por Neil Gaiman
Hemos identificado los siguientes textos como textos relacionados porque tienen temas, recursos literarios o ideas similares. Complemente su lección con una o más de estas opciones y desafíe a sus estudiantes a comparar y contrastar las lecturas. Para asignar un texto relacionado, haga clic en el texto para ir a su página y haga clic en "Asignar Texto".
The RavenEdgar Allan Poe
In "The Raven," the speaker bemoans the loss of his lover and, tortured by love, steadily slips into madness.Pair “The Raven” with “Click-Clack the Rattlebag” and ask students to compare how both author’s build suspense throughout the text. What literary techniques do both authors use to build suspense? How does the development of suspense in Poe’s poem differ from the development of suspense in Gaiman’s short story?
The Monkey's PawW.W. Jacobs
In "The Monkey's Paw," a man ignores the warnings of an old friend and makes a wish that brings misery upon his family.Pair “The Monkey’s Paw” with “Click-Clack the Rattlebag” and ask students to compare how both author’s build suspense throughout the text. How do both authors use unseen forces to help build suspense? How are the endings to both stories different but yet similar? How do the endings help cement the suspense in the stories? In your opinion, which author builds suspense more effectively?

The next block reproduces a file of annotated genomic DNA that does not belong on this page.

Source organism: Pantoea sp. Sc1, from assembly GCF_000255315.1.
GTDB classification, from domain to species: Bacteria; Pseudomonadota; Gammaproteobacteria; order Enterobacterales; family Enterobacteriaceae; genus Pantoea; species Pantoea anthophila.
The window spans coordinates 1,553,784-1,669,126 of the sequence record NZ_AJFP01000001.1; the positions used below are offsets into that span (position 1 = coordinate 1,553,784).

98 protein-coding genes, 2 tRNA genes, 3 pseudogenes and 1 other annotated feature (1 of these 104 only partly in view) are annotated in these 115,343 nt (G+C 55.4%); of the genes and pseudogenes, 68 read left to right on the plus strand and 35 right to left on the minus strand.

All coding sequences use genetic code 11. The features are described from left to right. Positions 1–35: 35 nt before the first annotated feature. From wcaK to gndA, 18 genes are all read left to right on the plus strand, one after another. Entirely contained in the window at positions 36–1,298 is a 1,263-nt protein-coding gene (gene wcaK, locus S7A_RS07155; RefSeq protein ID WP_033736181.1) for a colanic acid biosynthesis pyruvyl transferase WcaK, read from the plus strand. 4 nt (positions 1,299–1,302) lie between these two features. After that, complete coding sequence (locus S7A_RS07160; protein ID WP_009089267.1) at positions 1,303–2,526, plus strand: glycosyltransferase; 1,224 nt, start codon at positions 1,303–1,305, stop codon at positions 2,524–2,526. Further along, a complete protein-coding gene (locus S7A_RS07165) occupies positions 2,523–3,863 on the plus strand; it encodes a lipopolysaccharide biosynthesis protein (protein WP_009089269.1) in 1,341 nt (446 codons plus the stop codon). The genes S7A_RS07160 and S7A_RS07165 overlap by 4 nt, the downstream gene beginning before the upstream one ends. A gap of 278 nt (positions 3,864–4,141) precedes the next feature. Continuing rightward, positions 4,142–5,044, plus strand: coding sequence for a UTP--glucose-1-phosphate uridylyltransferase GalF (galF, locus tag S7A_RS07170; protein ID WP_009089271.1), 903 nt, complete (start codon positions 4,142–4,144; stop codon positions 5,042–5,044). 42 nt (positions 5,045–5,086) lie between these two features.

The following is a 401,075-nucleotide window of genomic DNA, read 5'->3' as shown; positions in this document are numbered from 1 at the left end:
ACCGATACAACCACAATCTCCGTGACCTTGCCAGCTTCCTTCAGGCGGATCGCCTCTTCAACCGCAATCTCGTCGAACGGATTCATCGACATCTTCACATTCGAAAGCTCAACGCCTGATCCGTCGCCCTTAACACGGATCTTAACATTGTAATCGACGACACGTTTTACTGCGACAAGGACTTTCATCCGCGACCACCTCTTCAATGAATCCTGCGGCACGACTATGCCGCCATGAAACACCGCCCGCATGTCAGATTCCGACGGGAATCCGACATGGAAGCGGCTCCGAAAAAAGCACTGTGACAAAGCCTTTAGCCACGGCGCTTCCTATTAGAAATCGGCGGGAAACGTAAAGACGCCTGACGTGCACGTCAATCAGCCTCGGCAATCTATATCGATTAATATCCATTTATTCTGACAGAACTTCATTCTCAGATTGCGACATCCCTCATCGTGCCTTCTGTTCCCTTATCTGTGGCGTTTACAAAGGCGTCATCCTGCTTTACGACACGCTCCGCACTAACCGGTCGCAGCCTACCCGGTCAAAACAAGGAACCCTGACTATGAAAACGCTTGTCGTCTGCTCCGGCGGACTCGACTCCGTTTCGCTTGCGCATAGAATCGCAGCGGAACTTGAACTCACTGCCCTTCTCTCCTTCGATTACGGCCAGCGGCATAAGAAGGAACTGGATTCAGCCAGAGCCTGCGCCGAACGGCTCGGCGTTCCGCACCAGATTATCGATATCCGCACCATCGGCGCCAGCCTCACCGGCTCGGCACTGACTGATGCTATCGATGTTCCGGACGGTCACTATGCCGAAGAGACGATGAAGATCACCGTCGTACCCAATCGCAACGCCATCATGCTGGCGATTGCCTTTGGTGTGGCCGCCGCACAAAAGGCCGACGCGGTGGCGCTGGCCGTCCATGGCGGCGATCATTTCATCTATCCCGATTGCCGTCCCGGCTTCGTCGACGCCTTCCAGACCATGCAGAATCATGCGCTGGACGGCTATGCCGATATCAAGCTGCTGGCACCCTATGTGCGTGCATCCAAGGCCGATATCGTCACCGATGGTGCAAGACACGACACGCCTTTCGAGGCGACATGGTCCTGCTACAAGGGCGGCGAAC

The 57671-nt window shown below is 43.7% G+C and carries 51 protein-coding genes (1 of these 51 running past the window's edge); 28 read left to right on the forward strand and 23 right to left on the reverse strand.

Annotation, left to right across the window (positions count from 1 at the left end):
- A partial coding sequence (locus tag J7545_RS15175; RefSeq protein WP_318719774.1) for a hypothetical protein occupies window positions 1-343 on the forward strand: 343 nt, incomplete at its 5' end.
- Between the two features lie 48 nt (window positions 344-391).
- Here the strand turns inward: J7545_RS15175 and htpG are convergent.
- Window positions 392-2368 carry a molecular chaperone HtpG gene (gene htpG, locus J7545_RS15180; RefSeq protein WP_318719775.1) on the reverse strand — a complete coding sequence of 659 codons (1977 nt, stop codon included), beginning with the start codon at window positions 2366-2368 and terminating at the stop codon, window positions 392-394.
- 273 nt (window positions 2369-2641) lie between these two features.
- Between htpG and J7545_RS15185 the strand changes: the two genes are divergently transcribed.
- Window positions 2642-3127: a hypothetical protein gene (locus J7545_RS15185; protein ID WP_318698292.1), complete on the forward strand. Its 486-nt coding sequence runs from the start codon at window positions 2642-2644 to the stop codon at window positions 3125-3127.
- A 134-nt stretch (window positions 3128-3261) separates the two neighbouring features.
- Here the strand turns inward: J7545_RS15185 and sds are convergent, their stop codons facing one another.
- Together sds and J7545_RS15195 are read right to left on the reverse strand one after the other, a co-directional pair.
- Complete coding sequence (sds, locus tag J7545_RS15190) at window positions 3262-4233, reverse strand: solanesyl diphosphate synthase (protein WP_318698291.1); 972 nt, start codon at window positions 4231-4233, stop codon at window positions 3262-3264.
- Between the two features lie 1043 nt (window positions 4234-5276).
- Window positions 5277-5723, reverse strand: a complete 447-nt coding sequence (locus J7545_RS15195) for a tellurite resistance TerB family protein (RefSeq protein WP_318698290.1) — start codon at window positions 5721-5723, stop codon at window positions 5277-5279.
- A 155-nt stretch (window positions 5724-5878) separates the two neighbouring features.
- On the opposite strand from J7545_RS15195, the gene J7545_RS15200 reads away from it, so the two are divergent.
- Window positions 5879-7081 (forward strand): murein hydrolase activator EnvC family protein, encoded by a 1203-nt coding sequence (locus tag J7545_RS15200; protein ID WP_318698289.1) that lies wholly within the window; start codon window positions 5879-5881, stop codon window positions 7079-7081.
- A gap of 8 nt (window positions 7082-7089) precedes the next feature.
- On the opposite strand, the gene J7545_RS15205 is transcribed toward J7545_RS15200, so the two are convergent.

Why is it fun to be frightened?Margee Kerr
In the informational text "Why is it fun to be frightened?" Margee Kerr discusses why people enjoy being scared and what she learned from studying a group of people who went through a haunted house.Pair “Why is it fun to be frightened” with “Click-Clack the Rattlebag” and ask students to explore why we read scary stories. How do the findings in Kerr’s article explain why people might enjoy the feeling of being frightened? Is “Click-Clack the Rattlebag” a frightening story? How does it make you build, in Kerr’s words “greater self-knowledge and resilience”?